Despite rules, 34% of Milwaukee County deportees lack criminal record
The federal Secure Communities program was created to protect communities by identifying and deporting immigrants who have broken criminal laws. However, one-third of those deported from Milwaukee County had no criminal record. Read more
The nightmare began on July 11, 2011, for Maria Rodriguez of Milwaukee. Knocking at the door of her South Side home were several police officers. Behind them stood men wearing the uniform of U.S. Immigration and Customs Enforcement (ICE) officers.
That day, they left with Hector Gregorio Arenas, the father of Rodriguez’s children, and she hasn’t been the same since.
Arenas, 38, was one of 119 undocumented immigrants from Milwaukee County taken into immigration custody and deported under the federal Secure Communities program between Jan. 11, 2011, and April 30, 2012, when data were last made available.
Arenas was convicted once in 1993, when he was 19, for resisting an officer and possessing a small amount of marijuana, and again at 22 for theft. That was the last time he’d had any contact with law enforcement until he was deported to Tijuana.
“Everyone makes mistakes; he’s been living a clean life long enough to say he’s changed his life,” said Nancy Flores, who runs the New Sanctuary Movement at Voces De La Frontera.
Because Arenas had been living a law-abiding and trouble-free life for the prior 15 years, he and his family were blindsided when he was taken into custody.
ICE identified Arenas as a Level 2 criminal (convicted of a minor drug or property offense such as burglary, larceny or fraud) and a threat to society, according to classifications under the Secure Communities program.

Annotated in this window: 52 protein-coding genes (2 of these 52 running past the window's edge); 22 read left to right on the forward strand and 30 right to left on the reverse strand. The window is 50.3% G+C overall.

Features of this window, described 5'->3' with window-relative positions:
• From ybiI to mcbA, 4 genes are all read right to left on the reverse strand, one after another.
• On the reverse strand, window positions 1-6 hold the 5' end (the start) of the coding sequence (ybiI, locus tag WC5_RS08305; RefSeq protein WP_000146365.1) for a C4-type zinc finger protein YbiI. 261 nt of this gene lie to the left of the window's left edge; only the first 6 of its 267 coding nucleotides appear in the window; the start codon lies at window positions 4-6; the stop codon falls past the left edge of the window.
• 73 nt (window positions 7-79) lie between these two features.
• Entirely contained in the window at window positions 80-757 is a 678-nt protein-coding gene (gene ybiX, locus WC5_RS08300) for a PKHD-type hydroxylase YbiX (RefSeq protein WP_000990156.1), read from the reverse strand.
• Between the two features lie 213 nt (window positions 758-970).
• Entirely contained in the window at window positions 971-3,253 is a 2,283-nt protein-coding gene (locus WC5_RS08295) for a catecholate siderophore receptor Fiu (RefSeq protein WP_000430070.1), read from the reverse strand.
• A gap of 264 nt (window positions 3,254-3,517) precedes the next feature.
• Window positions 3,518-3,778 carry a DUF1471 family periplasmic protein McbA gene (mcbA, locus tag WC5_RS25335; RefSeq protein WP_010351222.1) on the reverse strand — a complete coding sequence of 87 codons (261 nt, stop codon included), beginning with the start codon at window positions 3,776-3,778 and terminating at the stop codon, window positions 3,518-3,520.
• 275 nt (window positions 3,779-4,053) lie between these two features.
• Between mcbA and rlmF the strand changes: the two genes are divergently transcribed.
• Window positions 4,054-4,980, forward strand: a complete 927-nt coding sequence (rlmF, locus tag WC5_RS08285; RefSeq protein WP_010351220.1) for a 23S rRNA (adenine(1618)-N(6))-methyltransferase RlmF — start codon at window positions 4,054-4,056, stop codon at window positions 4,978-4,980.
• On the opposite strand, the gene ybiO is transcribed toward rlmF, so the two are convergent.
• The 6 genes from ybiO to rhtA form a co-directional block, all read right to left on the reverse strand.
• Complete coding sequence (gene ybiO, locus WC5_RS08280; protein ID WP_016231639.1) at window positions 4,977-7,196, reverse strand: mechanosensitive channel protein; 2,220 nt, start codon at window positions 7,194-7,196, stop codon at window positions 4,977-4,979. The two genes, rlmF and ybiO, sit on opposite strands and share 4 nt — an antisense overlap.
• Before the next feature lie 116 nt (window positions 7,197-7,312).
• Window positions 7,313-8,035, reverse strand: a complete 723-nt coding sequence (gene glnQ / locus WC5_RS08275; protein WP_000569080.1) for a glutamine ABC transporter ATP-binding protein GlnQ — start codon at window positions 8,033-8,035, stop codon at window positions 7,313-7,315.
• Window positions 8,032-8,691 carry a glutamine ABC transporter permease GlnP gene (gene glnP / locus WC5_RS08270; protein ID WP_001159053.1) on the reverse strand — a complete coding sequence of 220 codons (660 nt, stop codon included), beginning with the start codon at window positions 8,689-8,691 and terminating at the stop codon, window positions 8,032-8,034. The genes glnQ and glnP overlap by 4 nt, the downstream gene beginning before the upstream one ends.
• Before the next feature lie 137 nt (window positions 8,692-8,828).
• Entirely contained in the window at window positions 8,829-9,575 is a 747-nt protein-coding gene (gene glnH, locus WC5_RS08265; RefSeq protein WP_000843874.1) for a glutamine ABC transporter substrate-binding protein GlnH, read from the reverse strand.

Rodriguez said that Arenas does not pose a threat to society; in fact, he saved her life.
Rodriguez, originally from San Luis Potosi, Mexico, was previously married to an abuser who threw her and their three children, then ages 12, 11 and 3, out on the street eight years ago.
“I had nowhere to go and no family here,” said Rodriguez in Spanish.
Then she met Arenas, who she said gave her both a place to stay and hope for the future. Years later, their family grew to seven as the couple had two boys together.
Rodriguez describes Arenas as a well-dressed, handsome and hard-working family man. He had been working at the same job near the harbor in Milwaukee for 10 years, she said.
Though they never officially married, she considers him her husband and plans to marry him when she can.
She said that Arenas admitted to her that he’d had previous run-ins with the law, but that the troubles were long behind him.
Secure Communities program guidelines make no distinction between lifelong criminals and people who’ve been convicted as young adults but have since been law-abiding.
Gail Montenegro, spokeswoman for ICE, defended the program, saying that it has eliminated the ad hoc approach to deportation of the past.
“In fiscal year 2011, for the first time ever, 55 percent of all of ICE’s removals were convicted criminals and over 90 percent of all removals clearly fell into one of ICE’s